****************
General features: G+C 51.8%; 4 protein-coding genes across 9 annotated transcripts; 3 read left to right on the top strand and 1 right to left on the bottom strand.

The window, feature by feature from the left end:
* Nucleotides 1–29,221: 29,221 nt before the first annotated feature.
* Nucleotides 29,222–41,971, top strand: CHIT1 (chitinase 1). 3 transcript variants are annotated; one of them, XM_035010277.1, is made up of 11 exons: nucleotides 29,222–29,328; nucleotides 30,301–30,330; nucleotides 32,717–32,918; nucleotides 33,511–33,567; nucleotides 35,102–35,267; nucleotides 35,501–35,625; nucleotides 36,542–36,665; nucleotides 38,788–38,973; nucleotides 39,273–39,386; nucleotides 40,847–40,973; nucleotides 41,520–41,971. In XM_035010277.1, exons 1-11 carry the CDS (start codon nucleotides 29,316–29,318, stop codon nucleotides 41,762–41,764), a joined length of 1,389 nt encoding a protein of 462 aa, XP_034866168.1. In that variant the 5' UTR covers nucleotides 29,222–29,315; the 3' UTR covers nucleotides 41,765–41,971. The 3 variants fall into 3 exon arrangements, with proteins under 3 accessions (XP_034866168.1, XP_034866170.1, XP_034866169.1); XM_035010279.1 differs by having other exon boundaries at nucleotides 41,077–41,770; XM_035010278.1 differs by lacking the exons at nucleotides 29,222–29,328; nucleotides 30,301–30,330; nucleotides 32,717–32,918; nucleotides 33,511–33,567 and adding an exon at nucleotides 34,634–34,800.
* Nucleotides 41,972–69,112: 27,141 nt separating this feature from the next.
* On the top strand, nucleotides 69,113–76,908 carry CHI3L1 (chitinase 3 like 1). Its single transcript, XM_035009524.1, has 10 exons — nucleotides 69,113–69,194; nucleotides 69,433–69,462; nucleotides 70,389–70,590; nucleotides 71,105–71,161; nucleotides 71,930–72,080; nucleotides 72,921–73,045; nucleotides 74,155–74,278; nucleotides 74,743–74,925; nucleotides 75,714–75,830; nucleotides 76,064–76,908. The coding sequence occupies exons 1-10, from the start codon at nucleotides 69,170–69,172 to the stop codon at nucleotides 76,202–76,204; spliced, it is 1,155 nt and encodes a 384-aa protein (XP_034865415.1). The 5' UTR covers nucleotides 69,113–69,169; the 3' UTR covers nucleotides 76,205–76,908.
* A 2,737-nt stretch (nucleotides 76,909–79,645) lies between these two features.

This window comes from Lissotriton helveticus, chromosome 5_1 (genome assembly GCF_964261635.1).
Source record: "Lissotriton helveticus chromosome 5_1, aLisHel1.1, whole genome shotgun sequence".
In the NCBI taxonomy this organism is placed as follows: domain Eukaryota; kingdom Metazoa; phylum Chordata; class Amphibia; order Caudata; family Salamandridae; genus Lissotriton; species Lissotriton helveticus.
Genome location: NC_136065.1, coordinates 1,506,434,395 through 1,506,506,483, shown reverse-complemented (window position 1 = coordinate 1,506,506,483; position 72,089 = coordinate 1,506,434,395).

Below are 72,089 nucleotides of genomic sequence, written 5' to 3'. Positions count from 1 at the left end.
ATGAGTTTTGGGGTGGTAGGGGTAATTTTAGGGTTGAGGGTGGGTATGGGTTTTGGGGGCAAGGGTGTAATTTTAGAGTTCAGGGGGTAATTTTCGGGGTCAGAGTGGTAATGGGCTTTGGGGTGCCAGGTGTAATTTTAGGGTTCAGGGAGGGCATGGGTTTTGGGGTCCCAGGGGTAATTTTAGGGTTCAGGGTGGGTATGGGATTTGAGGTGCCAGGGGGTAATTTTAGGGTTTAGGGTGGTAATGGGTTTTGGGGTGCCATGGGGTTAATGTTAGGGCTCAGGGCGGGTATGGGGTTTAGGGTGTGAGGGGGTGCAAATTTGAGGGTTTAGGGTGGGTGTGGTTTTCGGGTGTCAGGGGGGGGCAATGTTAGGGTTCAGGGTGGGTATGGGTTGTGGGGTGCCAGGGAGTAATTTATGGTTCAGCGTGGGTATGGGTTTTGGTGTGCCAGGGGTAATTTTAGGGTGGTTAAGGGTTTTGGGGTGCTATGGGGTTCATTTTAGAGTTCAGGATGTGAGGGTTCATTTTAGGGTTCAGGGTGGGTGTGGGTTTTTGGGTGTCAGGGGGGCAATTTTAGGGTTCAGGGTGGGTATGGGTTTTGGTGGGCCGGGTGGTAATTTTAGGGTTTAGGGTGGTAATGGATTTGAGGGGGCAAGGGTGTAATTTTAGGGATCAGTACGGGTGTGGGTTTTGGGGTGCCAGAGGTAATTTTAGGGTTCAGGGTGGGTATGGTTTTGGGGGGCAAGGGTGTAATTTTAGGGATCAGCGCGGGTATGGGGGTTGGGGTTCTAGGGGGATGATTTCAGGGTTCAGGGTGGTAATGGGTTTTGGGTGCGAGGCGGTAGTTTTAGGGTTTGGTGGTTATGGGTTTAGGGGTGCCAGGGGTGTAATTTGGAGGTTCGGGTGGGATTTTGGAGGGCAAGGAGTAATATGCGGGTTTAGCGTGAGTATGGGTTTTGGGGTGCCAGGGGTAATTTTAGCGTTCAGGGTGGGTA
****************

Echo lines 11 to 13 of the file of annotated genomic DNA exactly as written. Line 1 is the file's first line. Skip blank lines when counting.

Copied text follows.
Genome location: NC_136065.1, coordinates 1,506,434,395 through 1,506,506,483, shown reverse-complemented (window position 1 = coordinate 1,506,506,483; position 72,089 = coordinate 1,506,434,395).

Below are 72,089 nucleotides of genomic sequence, written 5' to 3'. Positions count from 1 at the left end.
ATGAGTTTTGGGGTGGTAGGGGTAATTTTAGGGTTGAGGGTGGGTATGGGTTTTGGGGGCAAGGGTGTAATTTTAGAGTTCAGGGGGTAATTTTCGGGGTCAGAGTGGTAATGGGCTTTGGGGTGCCAGGTGTAATTTTAGGGTTCAGGGAGGGCATGGGTTTTGGGGTCCCAGGGGTAATTTTAGGGTTCAGGGTGGGTATGGGATTTGAGGTGCCAGGGGGTAATTTTAGGGTTTAGGGTGGTAATGGGTTTTGGGGTGCCATGGGGTTAATGTTAGGGCTCAGGGCGGGTATGGGGTTTAGGGTGTGAGGGGGTGCAAATTTGAGGGTTTAGGGTGGGTGTGGTTTTCGGGTGTCAGGGGGGGGCAATGTTAGGGTTCAGGGTGGGTATGGGTTGTGGGGTGCCAGGGAGTAATTTATGGTTCAGCGTGGGTATGGGTTTTGGTGTGCCAGGGGTAATTTTAGGGTGGTTAAGGGTTTTGGGGTGCTATGGGGTTCATTTTAGAGTTCAGGATGTGAGGGTTCATTTTAGGGTTCAGGGTGGGTGTGGGTTTTTGGGTGTCAGGGGGGCAATTTTAGGGTTCAGGGTGGGTATGGGTTTTGGTGGGCCGGGTGGTAATTTTAGGGTTTAGGGTGGTAATGGATTTGAGGGGGCAAGGGTGTAATTTTAGGGATCAGTACGGGTGTGGGTTTTGGGGTGCCAGAGGTAATTTTAGGGTTCAGGGTGGGTATGGTTTTGGGGGGCAAGGGTGTAATTTTAGGGATCAGCGCGGGTATGGGGGTTGGGGTTCTAGGGGGATGATTTCAGGGTTCAGGGTGGTAATGGGTTTTGGGTGCGAGGCGGTAGTTTTAGGGTTTGGTGGTTATGGGTTTAGGGGTGCCAGGGGTGTAATTTGGAGGTTCGGGTGGGATTTTGGAGGGCAAGGAGTAATATGCGGGTTTAGCGTGAGTATGGGTTTTGGGGTGCCAGGGGTAATTTTAGCGTTCAGGGTGGGTA